[ASC-media] Academy's new public lecture series starting on 7 February [Canberra]

Mona Akbari Mona.Akbari at science.org.au
Tue Jan 24 02:23:51 CET 2012


Dear ASC'ers

The Academy is delighted to announce the 2012 public lecture series - Caring for the Australian Countryside: Lessons from the Past and Present - which will examine sustainable sociology, mining, agriculture, culture and environment in country Australia.

You are invited to the opening lecture by Adjunct Professor Bill Gammage on Aboriginal land management being held on Tuesday 7 February. Please note that RSVPs are essential to Shannon Newham on Shannon.newham at science.org.au<mailto:Shannon.newham at science.org.au> or 02 6201 9460.

Hope you can attend. Live streaming of the event will also be available from the Academy website www.science.org.au<http://www.science.org.au> for those outside Canberra.

Regards
Mona

[Description: AAS-plain_rgb]

Dr Mona Akbari  Communications and Media Officer

Australian Academy of Science  Ian Potter House, Gordon Street, Acton ACT 2601  |  GPO Box 783, Canberra ACT 2601
T (02) 6201 9452  M  0447 679 612  F (02) 6201 9494  E mona.akbari at science.org.au<mailto:insert.name at science.org.au>   www.science.org.au<http://science.org.au/>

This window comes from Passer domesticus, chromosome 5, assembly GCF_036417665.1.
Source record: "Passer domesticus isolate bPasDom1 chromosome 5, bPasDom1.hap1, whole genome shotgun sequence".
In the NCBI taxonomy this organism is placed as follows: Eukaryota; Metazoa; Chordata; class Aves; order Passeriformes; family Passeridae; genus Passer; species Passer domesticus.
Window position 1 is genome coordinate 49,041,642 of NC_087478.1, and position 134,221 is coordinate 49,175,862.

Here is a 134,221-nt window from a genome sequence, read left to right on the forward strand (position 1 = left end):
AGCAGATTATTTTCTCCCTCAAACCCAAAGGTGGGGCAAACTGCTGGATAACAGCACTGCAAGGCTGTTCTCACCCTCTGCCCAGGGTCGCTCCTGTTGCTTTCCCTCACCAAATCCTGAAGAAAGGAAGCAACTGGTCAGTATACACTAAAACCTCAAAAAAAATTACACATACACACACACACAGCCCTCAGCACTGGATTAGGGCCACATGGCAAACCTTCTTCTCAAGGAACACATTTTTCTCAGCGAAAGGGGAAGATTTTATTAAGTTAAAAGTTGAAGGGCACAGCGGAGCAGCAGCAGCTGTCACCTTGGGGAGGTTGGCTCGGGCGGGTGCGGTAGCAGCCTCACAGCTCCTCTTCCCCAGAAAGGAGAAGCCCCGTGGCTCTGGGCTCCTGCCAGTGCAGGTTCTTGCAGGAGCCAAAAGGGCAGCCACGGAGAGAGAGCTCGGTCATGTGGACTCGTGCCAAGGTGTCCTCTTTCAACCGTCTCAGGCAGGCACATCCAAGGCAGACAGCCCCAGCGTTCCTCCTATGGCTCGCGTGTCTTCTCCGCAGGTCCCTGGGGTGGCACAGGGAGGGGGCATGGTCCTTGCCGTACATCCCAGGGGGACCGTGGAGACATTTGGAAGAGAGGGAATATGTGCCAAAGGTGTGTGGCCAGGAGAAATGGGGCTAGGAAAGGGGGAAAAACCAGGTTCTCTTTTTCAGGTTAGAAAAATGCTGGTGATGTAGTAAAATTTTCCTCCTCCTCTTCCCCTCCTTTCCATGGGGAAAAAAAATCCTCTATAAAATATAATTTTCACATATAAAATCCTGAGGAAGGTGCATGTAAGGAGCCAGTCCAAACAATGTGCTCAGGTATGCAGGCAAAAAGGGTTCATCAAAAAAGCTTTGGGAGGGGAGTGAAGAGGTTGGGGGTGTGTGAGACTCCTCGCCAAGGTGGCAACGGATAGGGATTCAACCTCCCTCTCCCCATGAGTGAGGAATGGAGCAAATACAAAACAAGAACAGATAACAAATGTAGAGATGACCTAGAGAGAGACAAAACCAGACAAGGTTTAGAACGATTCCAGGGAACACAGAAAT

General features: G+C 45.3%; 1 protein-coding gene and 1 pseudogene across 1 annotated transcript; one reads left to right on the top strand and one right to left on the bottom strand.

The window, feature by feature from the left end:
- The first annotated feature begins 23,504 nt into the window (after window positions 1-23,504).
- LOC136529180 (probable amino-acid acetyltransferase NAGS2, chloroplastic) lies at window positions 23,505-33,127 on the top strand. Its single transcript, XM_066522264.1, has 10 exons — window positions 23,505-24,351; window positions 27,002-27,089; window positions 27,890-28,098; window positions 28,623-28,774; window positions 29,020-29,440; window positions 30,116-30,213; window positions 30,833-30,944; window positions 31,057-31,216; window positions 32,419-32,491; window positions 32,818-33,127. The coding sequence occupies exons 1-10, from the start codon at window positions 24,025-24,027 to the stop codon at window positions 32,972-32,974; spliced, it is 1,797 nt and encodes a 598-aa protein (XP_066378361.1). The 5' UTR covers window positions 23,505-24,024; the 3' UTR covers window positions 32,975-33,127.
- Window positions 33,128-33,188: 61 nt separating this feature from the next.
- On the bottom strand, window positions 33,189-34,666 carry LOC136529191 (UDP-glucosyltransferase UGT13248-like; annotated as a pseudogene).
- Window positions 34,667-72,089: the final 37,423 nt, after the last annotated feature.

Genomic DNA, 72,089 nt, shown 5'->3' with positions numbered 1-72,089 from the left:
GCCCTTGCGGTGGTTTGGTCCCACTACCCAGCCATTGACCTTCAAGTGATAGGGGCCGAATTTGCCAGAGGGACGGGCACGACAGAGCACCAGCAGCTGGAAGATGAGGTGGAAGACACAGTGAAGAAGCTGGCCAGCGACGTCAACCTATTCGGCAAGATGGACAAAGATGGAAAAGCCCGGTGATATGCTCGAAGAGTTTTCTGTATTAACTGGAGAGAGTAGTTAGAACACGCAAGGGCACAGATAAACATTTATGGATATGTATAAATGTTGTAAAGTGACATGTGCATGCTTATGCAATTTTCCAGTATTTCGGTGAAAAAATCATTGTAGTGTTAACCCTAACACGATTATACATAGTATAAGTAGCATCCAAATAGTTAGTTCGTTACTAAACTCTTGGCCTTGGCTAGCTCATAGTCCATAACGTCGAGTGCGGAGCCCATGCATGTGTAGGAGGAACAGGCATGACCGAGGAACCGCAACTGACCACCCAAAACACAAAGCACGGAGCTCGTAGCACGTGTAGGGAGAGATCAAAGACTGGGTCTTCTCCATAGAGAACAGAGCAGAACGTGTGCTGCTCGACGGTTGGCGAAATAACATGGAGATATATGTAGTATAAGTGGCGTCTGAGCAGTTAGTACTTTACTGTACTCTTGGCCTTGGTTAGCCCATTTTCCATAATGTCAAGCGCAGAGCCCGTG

The Biggest Estate on Earth: Aboriginal land management through history<http://science.org.au/events/publiclectures/ac/gammage.html>
First lecture in the series on Caring for the Australian Countryside: Lessons from the Past and Present

Adjunct Professor Bill Gammage
Humanities Research Centre, Australian National University

The lecture outlines the logic of Aboriginal land management in 1788. It shows why Australia's plants and animals made long-term, precise and detailed management possible. The lecture illustrates Aboriginal land management with examples, and explains how land management rules were enforced. Country was maintained locally, but conformed to universal religious sanctions and prescriptions. Australia was thus a single estate - not an untamed wilderness as newcomers thought. It was made to obey the Law, to ensure biodiversity, and to make all life abundant, convenient and predictable.

Tuesday 7 February 2012, 5:30 pm
Live streaming from 6pm
Shine Dome, Gordon Street, Canberra
Free entry and parking

RSVPs essential
shannon.newham at science.org.au<mailto:shannon.newham at science.org.au>
02 6201 9460

Biography
Bill Gammage is an adjunct professor in the Humanities Research Centre at the Australian National University (ANU) studying Aboriginal attitudes to land management from a historical perspective. He grew up in Wagga, and later studied as an undergraduate and postgraduate at the ANU. He taught history at the Universities of Papua New Guinea (PNG) and Adelaide before returning to ANU to write several books. These include The Sky Travellers on cultural contact in PNG, and The Biggest Estate on Earth on Aboriginal land management. His other main books are The Broken Years on Australian soldiers in the Great War, and Narrandera Shire. Bill also served the National Museum of Australia for three years as Council member, deputy chair, and acting chair. He is a fellow of the Australian Academy of Social Sciences.



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